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Changes in selective pressures associated with human population expansion may explain metabolic and immune related pathways enriched for signatures of positive selection

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Background: The study of local adaptation processes is a very important research topic in the field of population genomics. There is a particular interest in the study of human populations because they underwent a process of rapid spatial expansion and faced important environmental changes that translated into changes in selective pressures.New mutations may have been selected for in the new environment and previously existing genetic variants may have become detrimental. Immune related genes may have been released from the selective pressure exerted by pathogens in the ancestral environment and new variants may have been positively selected due to pathogens present in the newly colonized habitat. Also, variants that had a selective advantage in past environments may have become deleterious in the modern world due to external stimuli including climatic, dietary and behavioral changes, which could explain the high prevalence of some polygenic diseases such as diabetes and obesity. Results: We perform an enrichment analysis to identify gene sets enriched for signals of positive selection in humans. We used two genome scan methods, XPCLR and iHS to detect selection using a dense coverage of SNP markers combined with two gene set enrichment approaches. We identified immune related gene sets that could be involved in the protection against pathogens especially in the African population. We also identified the glycolysis & gluconeogenesis gene set, related to metabolism, which supports the thrifty genotype hypothesis invoked to explain the current high prevalence of diseases such as diabetes and obesity. Extending our analysis to the gene level, we found signals for 23 candidate genes linked to metabolic syndrome, 13 of which are new candidates for positive selection.  Conclusions: Our study provides a list of genes and gene sets associated with immunity and metabolic syndrome that are enriched for signals of positive selection in three human populations (Europeans, Africans and Asians). Our results highlight differences in the relative importance of pathogens as drivers of local adaptation indifferent continents and provide new insights into the evolution and high incidence of metabolic syndrome in modern human populations.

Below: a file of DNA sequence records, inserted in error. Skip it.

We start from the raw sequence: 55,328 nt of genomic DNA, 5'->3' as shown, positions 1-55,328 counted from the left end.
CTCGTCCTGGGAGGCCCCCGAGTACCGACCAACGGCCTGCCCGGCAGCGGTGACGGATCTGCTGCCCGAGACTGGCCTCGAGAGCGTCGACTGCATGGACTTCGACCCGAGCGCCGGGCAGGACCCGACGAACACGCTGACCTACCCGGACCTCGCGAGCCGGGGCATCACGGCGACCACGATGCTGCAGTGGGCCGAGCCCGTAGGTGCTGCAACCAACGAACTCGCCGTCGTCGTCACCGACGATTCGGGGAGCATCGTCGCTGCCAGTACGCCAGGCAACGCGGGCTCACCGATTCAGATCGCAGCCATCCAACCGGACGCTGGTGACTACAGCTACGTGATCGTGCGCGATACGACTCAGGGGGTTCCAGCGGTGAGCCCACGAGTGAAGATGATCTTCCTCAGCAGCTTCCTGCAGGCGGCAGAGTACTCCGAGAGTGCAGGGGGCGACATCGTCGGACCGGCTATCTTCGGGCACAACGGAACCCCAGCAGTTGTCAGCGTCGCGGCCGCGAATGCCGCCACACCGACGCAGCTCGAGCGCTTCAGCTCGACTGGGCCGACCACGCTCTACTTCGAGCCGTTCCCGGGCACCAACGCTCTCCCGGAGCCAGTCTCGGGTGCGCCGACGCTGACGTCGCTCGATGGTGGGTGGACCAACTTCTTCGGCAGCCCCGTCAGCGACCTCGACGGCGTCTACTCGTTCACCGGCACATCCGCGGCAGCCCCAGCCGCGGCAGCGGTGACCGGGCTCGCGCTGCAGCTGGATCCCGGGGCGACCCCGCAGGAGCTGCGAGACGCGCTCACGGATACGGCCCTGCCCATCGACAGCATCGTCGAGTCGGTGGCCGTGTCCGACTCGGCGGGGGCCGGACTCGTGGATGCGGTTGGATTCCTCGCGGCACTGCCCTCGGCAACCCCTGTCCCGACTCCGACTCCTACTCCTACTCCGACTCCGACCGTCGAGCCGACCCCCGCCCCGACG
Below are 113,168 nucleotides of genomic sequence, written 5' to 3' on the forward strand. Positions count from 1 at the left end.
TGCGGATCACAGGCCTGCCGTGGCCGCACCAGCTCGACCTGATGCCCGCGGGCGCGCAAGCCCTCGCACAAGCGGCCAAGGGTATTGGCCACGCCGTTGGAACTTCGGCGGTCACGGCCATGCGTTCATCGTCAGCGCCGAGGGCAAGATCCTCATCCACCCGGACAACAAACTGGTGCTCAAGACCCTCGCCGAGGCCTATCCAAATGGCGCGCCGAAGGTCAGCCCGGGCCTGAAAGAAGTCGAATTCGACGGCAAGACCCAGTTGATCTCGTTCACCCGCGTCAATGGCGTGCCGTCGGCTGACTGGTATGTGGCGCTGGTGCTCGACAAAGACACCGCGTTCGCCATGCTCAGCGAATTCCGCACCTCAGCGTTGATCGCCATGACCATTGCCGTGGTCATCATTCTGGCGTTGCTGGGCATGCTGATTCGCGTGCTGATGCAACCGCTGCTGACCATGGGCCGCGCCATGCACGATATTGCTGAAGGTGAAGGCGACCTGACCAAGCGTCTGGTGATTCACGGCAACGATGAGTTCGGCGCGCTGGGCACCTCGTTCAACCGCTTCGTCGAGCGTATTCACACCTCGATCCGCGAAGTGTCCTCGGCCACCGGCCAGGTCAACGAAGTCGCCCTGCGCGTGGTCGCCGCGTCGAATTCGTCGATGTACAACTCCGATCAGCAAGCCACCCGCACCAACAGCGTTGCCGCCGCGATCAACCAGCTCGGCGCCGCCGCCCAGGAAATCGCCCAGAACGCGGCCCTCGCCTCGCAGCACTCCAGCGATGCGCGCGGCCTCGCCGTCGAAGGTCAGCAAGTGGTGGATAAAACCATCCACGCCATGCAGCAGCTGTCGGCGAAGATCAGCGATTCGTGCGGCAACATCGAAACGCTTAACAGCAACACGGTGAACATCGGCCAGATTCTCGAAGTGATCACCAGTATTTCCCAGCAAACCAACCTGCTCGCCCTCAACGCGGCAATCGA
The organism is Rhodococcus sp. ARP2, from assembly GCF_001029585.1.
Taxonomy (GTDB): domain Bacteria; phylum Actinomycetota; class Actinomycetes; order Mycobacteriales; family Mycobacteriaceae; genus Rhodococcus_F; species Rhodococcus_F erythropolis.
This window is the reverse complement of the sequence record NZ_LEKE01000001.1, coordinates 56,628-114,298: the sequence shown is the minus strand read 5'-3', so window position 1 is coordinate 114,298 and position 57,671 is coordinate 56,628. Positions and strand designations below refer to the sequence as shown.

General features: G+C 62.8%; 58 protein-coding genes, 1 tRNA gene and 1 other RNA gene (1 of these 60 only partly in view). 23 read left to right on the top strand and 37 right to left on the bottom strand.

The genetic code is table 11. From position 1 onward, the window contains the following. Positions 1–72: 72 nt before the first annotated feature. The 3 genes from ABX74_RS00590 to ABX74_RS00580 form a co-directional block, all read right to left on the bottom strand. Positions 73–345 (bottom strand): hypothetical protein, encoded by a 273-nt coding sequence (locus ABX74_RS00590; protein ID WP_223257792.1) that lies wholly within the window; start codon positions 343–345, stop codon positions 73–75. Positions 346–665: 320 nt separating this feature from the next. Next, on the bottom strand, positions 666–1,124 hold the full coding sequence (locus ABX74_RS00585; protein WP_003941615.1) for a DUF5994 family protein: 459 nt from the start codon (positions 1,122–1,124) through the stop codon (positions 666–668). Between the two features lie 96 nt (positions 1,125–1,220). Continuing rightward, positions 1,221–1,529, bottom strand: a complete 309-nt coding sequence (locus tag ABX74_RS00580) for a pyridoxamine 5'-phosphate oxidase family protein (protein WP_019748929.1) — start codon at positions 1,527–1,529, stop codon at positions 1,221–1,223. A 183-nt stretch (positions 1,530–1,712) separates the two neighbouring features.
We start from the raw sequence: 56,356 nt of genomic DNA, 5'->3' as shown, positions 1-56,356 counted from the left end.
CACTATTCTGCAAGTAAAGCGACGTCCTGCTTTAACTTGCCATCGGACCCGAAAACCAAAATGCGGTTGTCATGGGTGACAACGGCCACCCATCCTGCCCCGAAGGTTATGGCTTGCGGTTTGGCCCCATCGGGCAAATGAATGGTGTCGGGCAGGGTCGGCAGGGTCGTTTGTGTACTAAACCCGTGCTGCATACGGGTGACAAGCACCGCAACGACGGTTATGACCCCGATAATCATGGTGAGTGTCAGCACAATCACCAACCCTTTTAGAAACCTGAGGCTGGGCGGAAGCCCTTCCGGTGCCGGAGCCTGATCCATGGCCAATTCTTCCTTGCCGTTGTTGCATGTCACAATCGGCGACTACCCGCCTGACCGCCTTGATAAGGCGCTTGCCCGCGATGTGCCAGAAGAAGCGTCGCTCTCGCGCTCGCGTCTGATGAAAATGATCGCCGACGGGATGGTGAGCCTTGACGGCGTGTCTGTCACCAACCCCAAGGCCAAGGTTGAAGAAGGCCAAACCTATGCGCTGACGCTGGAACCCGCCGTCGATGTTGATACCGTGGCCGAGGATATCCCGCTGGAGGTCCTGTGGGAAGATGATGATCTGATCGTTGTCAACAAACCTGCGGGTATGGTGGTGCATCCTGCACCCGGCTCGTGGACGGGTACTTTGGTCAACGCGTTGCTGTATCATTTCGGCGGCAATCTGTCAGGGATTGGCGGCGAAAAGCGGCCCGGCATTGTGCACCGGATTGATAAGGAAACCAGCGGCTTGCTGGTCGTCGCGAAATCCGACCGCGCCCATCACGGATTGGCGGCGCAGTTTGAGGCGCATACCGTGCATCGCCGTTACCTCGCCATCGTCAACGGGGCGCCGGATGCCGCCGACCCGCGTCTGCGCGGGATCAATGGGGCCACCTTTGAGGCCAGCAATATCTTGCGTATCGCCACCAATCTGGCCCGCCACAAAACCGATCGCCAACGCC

Original languageEnglish
Article number504
Number of pages11
JournalBMC Genomics
Publication statusPublished - 21 Jul 2016

    Research areas

  • Diabetes, Obesity, Human migration, Population expansion, Polygenic selection, Genome scans, Gene set enrichment analysis

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